Philip Scultz, the oft-lauded American poet and founder of the prestigious, nearly-impossible-to-get-into Writers' Studio, is coming to the Jewish Center of the Hamptons tonight. Schultz will be reading his Pulitzer Prize-winning poem "Failure," a poem somewhat in the vein of Ellen Goodman's "The Company Man," as told from the perspective of the failure's embittered son. "You can't remember a nobody's name/ that's why they're called nobodies/Failures are unforgettable" he tells one of his father's friends as they sit at his father's funeral. For all that, his father comes across as loveably ordinary; "his watches pinched, he tripped on his pant cuffs and snored loudly in movies/ where his weariness overcame him..."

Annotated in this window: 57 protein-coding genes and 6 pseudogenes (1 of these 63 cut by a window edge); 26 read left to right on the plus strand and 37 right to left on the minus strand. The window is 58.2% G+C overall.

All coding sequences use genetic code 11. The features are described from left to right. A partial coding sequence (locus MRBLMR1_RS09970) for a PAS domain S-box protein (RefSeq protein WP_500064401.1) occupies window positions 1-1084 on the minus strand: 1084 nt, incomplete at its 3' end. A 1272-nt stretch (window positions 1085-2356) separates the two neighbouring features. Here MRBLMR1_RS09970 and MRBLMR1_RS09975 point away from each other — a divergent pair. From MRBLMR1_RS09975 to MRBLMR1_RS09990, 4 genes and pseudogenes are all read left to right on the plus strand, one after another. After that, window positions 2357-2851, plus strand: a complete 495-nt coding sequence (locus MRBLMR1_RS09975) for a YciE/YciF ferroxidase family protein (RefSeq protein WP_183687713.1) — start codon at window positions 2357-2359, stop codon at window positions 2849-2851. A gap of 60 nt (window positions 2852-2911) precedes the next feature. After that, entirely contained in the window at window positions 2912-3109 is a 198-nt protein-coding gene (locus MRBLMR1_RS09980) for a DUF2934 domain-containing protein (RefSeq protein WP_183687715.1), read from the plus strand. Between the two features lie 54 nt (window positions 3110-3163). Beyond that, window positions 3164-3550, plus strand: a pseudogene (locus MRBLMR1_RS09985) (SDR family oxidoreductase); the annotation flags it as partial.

A sad poem, to be sure, but one which is certainly worth reading, or hearing read. If you can't make it tonight, you can here Schultz read it here, otherwise, the show starts at 7:30, and is free and open to the public. [Image via The Villager]